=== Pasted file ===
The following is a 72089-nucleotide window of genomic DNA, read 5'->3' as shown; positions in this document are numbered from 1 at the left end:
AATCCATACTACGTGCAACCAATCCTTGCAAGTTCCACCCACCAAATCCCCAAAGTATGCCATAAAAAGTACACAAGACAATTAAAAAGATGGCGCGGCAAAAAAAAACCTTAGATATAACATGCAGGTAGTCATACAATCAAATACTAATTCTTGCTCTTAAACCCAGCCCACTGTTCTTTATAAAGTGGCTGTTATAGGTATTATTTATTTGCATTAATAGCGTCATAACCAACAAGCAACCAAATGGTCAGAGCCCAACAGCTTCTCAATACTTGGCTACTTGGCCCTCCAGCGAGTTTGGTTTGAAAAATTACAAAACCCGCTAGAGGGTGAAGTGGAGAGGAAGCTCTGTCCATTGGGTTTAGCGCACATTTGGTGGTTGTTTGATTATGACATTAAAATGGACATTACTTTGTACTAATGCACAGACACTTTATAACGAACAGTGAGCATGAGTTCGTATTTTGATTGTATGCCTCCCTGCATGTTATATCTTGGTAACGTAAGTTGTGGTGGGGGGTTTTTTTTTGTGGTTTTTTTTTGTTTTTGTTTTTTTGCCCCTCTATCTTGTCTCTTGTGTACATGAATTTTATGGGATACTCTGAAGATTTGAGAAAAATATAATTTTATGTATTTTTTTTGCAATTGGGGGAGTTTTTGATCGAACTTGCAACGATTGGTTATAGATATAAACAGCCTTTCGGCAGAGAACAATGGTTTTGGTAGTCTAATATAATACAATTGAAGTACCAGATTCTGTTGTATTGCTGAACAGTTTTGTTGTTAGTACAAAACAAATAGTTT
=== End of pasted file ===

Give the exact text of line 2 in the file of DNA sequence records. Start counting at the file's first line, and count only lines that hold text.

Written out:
AATCCATACTACGTGCAACCAATCCTTGCAAGTTCCACCCACCAAATCCCCAAAGTATGCCATAAAAAGTACACAAGACAATTAAAAAGATGGCGCGGCAAAAAAAAACCTTAGATATAACATGCAGGTAGTCATACAATCAAATACTAATTCTTGCTCTTAAACCCAGCCCACTGTTCTTTATAAAGTGGCTGTTATAGGTATTATTTATTTGCATTAATAGCGTCATAACCAACAAGCAACCAAATGGTCAGAGCCCAACAGCTTCTCAATACTTGGCTACTTGGCCCTCCAGCGAGTTTGGTTTGAAAAATTACAAAACCCGCTAGAGGGTGAAGTGGAGAGGAAGCTCTGTCCATTGGGTTTAGCGCACATTTGGTGGTTGTTTGATTATGACATTAAAATGGACATTACTTTGTACTAATGCACAGACACTTTATAACGAACAGTGAGCATGAGTTCGTATTTTGATTGTATGCCTCCCTGCATGTTATATCTTGGTAACGTAAGTTGTGGTGGGGGGTTTTTTTTTGTGGTTTTTTTTTGTTTTTGTTTTTTTGCCCCTCTATCTTGTCTCTTGTGTACATGAATTTTATGGGATACTCTGAAGATTTGAGAAAAATATAATTTTATGTATTTTTTTTGCAATTGGGGGAGTTTTTGATCGAACTTGCAACGATTGGTTATAGATATAAACAGCCTTTCGGCAGAGAACAATGGTTTTGGTAGTCTAATATAATACAATTGAAGTACCAGATTCTGTTGTATTGCTGAACAGTTTTGTTGTTAGTACAAAACAAATAGTTT